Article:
Ever since suggested edits were rolled out, the Retag privilege has been a bit... Weird. You can retag questions at any rep-level, even with no rep (or account) at all - you just need a few people to approve your changes. Then suddenly, you don't - but any other changes you make to a post still goes into a queue for approval.
We recently made this a little bit less weird by rolling it into the same UI as other edits - but this just leaves the question of whether or not this is really needed at all.
This has confused users for too long. The only reason it existed was because users couldn't suggest edits once upon a time, and retagging was a legitimate privilege that let them edit the tags only. Now that users can suggest edits and access the edit screen, having separate functions seems incredibly pointless, and as stated, the system knows when a tag-only edit is made. It's time to say goodbye.
Reasons to remove it
- It's unnecessary
- It can be confusing
- There are a handful of outstanding bugs that should probably be fixed if it is to remain.
Reasons to keep it
- It can motivate users without the reputation to perform full edits to perform more retags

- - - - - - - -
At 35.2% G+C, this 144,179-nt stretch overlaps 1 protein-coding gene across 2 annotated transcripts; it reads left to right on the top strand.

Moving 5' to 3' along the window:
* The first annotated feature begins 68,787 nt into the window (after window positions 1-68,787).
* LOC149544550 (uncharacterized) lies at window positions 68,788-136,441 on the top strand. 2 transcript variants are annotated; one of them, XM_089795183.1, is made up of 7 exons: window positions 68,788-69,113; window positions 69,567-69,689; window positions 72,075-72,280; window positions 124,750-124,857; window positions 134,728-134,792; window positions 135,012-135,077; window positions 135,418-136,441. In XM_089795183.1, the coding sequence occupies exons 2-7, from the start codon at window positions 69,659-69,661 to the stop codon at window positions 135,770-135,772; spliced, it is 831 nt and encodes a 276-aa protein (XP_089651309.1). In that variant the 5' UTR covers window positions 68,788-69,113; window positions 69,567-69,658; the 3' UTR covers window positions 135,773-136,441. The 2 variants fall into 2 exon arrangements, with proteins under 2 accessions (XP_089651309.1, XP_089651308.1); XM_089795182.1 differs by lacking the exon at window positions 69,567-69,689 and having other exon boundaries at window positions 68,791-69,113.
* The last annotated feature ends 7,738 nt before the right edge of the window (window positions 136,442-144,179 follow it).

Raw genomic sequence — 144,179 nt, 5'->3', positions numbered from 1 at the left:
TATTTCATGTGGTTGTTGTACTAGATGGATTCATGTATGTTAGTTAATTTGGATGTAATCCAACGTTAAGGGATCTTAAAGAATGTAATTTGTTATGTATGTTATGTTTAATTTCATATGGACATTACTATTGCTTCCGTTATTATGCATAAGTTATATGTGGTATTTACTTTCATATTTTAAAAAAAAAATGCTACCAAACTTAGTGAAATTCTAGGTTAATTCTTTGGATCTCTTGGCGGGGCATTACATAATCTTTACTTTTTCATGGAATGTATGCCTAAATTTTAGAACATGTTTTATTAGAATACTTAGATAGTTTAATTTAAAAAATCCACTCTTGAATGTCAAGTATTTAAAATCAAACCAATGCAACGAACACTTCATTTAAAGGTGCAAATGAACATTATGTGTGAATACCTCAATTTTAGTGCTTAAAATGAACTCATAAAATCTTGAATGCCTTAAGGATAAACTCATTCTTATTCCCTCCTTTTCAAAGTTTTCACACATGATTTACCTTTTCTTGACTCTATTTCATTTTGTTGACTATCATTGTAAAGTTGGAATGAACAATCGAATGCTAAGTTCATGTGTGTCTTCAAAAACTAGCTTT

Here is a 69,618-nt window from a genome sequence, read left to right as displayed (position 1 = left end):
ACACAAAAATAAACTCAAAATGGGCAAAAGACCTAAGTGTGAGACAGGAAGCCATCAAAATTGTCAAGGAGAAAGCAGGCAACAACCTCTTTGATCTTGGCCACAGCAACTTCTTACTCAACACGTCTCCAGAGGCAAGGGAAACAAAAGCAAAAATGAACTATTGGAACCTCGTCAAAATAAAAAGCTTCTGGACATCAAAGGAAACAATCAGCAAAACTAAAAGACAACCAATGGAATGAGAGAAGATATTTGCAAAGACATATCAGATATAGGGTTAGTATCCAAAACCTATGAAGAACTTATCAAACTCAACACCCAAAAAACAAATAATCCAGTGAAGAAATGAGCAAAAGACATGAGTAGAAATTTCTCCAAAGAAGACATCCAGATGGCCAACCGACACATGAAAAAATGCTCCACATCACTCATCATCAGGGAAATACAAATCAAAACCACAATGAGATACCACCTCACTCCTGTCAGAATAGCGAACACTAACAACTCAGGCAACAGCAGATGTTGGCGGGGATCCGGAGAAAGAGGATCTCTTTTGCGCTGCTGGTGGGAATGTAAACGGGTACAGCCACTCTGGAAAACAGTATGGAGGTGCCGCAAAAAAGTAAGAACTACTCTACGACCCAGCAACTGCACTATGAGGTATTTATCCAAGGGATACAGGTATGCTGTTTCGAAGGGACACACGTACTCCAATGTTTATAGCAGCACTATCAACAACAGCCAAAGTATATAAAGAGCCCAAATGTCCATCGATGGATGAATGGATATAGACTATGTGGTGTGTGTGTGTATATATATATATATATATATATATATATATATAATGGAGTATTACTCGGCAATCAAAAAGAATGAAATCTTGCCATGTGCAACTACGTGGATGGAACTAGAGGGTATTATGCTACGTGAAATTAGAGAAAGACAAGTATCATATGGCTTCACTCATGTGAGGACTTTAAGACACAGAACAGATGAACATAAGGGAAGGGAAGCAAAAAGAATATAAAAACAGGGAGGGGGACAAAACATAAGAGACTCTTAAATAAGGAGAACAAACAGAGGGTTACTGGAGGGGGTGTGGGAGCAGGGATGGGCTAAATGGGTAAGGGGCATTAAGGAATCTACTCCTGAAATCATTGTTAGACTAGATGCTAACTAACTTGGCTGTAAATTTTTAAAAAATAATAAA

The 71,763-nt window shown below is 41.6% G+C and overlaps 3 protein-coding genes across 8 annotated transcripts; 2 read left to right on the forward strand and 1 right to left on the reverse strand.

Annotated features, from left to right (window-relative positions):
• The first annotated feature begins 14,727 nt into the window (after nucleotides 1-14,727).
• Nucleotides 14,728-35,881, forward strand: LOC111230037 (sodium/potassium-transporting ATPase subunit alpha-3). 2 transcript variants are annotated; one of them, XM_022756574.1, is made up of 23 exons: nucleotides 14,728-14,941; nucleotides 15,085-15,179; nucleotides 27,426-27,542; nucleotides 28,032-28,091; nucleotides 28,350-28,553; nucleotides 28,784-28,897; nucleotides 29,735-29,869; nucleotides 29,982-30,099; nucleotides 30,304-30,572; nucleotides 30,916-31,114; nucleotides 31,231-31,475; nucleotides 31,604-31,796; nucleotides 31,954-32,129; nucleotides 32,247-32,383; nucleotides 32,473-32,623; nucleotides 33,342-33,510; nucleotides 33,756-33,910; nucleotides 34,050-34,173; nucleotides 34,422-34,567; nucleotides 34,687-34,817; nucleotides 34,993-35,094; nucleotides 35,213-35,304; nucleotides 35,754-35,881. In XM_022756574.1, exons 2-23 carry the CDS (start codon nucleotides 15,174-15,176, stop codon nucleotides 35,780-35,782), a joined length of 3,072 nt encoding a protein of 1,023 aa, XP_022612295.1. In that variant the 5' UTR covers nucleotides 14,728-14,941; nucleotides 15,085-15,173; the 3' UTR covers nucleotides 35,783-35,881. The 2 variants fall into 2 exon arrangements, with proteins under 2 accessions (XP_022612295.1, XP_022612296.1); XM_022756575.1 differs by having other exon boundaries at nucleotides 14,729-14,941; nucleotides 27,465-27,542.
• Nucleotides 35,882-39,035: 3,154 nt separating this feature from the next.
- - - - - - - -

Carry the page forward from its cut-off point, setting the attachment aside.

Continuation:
- It can reduce the load on suggested edit reviewers somewhat
- It's still somewhat useful on sites (child metas) where suggested edits aren't enabled
Bullet #1 needs some evidence. Here's a graph of retags by reputation level (in 100-rep increments) over the past 90 days on Stack Overflow, and here's a graph of all edits excluding retags by rep level.
It's not huge (and it doesn't last) but there is a noticeable bump in activity from folks who've just gained the privilege. However, it's worth noting that this bump is far less pronounced since we merged retag and edit (graph) - indeed, by simplifying the interface, we may well have removed the thing that motivated people to use it in the first place.
So, is this worth the added complexity?